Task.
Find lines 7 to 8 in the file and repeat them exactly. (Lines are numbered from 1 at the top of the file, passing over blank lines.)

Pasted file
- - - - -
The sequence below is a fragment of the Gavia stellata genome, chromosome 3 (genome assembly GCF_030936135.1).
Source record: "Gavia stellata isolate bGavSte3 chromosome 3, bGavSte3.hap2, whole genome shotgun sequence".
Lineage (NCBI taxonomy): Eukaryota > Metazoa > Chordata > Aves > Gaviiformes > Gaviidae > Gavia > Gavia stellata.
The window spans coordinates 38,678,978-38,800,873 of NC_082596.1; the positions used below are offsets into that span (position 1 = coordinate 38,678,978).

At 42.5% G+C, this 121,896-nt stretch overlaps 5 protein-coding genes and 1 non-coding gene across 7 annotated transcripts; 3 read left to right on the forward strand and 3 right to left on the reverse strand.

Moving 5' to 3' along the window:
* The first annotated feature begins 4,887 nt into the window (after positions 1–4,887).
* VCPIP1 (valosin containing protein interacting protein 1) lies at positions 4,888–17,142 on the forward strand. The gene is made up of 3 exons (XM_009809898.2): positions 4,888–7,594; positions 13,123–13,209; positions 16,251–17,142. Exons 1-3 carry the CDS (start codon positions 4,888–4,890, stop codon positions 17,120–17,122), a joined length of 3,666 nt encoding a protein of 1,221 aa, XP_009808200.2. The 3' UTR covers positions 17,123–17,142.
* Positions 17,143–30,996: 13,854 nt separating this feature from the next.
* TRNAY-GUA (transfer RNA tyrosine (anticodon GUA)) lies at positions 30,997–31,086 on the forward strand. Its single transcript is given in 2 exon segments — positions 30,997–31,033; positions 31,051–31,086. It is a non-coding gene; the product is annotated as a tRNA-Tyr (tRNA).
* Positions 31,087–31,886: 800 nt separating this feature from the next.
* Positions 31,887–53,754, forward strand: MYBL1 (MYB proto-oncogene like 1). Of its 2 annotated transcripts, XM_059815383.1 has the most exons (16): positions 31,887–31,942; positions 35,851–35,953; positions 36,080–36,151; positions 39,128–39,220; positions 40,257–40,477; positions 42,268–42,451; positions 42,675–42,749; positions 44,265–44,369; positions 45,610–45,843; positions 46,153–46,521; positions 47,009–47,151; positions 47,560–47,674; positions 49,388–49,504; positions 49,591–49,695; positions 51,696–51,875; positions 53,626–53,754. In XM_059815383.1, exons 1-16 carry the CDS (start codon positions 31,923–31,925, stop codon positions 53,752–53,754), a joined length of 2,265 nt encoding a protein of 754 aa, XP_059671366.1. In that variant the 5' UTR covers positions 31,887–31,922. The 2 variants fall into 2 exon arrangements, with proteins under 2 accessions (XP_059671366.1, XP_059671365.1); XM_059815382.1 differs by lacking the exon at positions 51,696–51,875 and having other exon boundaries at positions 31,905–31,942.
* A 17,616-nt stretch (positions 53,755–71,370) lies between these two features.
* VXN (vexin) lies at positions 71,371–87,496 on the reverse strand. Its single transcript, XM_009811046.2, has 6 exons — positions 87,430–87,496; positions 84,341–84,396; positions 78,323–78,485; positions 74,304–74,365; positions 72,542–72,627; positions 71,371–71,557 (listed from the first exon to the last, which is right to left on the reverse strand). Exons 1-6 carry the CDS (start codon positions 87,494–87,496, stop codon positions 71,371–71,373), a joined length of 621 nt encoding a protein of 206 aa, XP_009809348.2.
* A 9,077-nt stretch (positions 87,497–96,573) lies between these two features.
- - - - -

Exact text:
* The first annotated feature begins 4,887 nt into the window (after positions 1–4,887).
* VCPIP1 (valosin containing protein interacting protein 1) lies at positions 4,888–17,142 on the forward strand. The gene is made up of 3 exons (XM_009809898.2): positions 4,888–7,594; positions 13,123–13,209; positions 16,251–17,142. Exons 1-3 carry the CDS (start codon positions 4,888–4,890, stop codon positions 17,120–17,122), a joined length of 3,666 nt encoding a protein of 1,221 aa, XP_009808200.2. The 3' UTR covers positions 17,123–17,142.